One of the variants shown in the Instruction booklet (First Link in the Downloads Section, a PDF file) for this year’s contenders is known as Sudoku XV. The fewer numerical clues are offset by number pair relationships as sums of 5 or sums of 10. You may use the full force of sudoku analysis to fill in numbers and get the bonus of a neighboring pair value.

There seems to be few puzzle sources for this variant except in Competition instruction booklets. I hope this is temporary. It’s an interesting blend between a limited Kakuro and Sudoku.

Extra Regions Sudoku

Sunday, April 13th, 2008

Extra Regions Sudoku

The idea for this Sudoku variant comes from the instruction booklet for the national Finals offered on March 23, 2008. While their example in the booklet doesn’t give any starting numbers, I thought that toorestrictive, so I do offer them. This is found on the World Sudoku Championship 2008.

In this age of the internet, everyone is (unnaturally) interested in everyone else’s opinion. You get it via Email (spam), Pop-up Windows, home page portals. So for those for whom answering surveys is an avocation, I offer the 1 question, universal question survey. To add to your convenience, the question is offered for your personal reflection, so you needn’t send it anywhere (especially here).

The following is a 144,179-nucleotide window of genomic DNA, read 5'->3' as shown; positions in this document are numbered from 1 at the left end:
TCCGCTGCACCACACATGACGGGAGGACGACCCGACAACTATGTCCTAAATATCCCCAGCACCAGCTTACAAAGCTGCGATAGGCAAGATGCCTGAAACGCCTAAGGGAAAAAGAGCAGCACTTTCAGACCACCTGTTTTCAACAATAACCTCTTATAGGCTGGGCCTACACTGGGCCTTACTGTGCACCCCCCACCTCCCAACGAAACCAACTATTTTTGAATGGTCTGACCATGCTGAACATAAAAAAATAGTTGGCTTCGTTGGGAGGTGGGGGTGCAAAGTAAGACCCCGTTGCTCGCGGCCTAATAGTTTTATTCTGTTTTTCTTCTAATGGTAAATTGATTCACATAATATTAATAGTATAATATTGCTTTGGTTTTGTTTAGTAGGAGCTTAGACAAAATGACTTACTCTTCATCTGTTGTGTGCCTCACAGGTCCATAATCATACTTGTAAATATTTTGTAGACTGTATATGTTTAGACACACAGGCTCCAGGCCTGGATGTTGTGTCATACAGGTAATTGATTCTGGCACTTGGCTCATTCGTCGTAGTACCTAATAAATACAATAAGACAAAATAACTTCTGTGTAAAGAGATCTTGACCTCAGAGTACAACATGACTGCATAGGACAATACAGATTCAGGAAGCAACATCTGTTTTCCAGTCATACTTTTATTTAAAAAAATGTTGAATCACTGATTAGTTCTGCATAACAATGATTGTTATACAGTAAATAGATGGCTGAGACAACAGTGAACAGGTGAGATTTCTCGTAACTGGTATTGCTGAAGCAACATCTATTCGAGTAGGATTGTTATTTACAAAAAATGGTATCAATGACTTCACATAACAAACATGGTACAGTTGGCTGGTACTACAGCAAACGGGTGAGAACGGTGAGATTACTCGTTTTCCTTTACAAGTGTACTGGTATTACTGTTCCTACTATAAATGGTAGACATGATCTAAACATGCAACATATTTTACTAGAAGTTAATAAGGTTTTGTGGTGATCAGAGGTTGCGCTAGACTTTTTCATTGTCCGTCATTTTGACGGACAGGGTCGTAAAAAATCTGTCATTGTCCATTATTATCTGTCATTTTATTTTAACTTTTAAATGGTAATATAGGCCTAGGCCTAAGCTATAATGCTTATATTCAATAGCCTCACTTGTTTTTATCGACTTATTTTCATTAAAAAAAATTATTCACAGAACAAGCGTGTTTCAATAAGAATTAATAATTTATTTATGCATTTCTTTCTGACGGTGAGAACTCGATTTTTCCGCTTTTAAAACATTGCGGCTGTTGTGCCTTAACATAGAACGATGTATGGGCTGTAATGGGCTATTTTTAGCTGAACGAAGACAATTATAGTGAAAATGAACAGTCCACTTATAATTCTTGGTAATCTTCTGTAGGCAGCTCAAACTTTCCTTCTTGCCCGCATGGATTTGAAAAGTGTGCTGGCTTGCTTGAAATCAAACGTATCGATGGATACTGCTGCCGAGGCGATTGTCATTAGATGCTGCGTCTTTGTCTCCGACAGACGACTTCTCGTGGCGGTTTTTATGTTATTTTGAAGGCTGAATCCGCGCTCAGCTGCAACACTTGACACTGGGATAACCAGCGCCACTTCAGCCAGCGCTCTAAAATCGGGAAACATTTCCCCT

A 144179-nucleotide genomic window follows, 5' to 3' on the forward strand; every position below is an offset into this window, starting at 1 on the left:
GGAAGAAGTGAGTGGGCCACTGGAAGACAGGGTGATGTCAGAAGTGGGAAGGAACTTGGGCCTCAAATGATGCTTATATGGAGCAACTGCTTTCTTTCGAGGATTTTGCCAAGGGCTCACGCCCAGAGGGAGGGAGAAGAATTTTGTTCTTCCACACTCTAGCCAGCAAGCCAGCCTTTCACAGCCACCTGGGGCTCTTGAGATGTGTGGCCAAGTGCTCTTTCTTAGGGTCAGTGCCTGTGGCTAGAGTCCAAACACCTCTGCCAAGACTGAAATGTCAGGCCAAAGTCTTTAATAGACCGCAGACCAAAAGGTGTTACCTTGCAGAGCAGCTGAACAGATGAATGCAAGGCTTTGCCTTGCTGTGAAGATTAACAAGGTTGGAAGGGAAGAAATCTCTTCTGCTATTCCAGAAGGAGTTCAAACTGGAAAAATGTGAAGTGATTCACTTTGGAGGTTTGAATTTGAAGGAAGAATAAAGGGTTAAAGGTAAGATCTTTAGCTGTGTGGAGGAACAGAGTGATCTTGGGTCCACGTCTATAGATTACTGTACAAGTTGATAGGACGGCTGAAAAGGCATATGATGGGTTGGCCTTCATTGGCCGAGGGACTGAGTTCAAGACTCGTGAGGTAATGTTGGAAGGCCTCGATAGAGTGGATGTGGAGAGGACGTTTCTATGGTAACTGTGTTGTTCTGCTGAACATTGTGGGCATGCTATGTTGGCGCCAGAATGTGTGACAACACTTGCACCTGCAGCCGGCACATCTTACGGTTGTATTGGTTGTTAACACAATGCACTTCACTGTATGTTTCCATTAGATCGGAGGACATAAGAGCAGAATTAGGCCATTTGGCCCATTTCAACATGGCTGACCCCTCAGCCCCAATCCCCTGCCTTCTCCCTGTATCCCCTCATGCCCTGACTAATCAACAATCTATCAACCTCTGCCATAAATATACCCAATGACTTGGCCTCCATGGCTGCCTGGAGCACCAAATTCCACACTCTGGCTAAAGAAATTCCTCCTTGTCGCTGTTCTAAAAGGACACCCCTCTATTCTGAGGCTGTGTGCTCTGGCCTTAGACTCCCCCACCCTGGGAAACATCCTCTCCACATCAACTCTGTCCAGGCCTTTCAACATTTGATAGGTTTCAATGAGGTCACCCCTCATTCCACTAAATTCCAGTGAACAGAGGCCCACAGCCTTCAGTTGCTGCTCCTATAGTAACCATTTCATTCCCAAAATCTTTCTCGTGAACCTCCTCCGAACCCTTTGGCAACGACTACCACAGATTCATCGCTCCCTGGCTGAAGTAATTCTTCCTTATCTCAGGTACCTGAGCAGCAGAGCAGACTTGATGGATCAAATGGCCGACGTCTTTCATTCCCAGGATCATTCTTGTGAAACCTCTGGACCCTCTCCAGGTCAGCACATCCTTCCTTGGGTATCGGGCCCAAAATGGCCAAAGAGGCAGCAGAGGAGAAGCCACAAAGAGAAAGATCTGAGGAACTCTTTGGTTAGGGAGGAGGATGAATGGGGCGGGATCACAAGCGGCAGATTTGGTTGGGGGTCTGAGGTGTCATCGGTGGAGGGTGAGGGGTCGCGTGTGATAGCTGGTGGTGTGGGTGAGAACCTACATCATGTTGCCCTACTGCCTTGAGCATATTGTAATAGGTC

Last month, I noticed on the Usenet Newsgroup rec.puzzles, a stirring discussion about the question by Anthony Buckland, of:

Is the popularity of Sudoku dependent on computers?

Not for solution, but for creation. Can a new Sudoku for the newspaper each day reasonably be produced with nothing more than pen-and-paper technology? By, in the same way as crosswords and other puzzles, one person in the time that a newspaper (chain, if you like) fee would make worthwhile?

This may conform to a generational answer. Those who lived all their lives with computers may not be able to imagine life without them and underestimate human ingenuity. Those like me who fully embraced Computers starting in 1962, as an adult, know full well, computers are unnecessary for this endeavor. Many others, may consider this question a definite maybe.